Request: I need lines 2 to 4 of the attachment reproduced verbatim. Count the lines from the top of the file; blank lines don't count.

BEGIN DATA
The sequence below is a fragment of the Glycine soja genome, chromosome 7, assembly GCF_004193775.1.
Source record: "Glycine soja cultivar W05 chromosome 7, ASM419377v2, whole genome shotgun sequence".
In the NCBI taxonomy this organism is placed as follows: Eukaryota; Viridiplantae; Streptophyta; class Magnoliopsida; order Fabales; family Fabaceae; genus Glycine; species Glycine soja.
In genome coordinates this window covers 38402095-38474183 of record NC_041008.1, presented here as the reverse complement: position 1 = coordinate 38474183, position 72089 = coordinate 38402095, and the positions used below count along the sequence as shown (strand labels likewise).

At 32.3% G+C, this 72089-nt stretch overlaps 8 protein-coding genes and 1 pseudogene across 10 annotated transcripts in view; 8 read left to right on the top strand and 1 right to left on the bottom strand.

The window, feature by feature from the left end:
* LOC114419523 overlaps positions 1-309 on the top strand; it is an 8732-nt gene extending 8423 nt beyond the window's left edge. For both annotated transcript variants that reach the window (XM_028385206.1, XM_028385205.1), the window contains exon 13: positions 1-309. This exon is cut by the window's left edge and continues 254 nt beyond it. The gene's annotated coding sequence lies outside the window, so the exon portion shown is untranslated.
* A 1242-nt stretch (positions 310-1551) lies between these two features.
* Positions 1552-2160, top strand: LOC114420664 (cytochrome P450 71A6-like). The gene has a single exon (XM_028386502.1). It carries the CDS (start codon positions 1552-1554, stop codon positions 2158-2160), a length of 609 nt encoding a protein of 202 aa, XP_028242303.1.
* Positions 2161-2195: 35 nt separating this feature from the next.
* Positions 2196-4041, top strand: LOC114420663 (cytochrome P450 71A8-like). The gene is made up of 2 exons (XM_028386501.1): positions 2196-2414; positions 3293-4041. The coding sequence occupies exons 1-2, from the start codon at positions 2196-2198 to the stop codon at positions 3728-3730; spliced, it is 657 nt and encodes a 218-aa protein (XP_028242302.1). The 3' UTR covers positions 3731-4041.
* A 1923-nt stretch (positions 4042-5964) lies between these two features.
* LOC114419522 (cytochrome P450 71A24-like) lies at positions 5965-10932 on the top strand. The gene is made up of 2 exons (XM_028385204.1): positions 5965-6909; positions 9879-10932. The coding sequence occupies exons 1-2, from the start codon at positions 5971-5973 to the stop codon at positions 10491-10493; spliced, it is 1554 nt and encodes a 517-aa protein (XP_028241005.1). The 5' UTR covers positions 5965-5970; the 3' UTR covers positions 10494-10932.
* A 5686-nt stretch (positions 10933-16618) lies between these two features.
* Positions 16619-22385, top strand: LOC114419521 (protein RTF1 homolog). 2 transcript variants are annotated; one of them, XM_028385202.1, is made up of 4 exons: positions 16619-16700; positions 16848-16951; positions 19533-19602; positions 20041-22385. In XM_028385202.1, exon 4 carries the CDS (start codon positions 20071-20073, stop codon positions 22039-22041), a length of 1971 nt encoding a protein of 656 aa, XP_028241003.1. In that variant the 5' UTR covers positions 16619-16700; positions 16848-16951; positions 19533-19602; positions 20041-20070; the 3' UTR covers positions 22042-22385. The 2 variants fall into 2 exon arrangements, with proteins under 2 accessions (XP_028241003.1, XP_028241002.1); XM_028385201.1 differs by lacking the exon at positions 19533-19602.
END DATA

Source record: "Glycine soja cultivar W05 chromosome 7, ASM419377v2, whole genome shotgun sequence".
In the NCBI taxonomy this organism is placed as follows: Eukaryota; Viridiplantae; Streptophyta; class Magnoliopsida; order Fabales; family Fabaceae; genus Glycine; species Glycine soja.
In genome coordinates this window covers 38402095-38474183 of record NC_041008.1, presented here as the reverse complement: position 1 = coordinate 38474183, position 72089 = coordinate 38402095, and the positions used below count along the sequence as shown (strand labels likewise).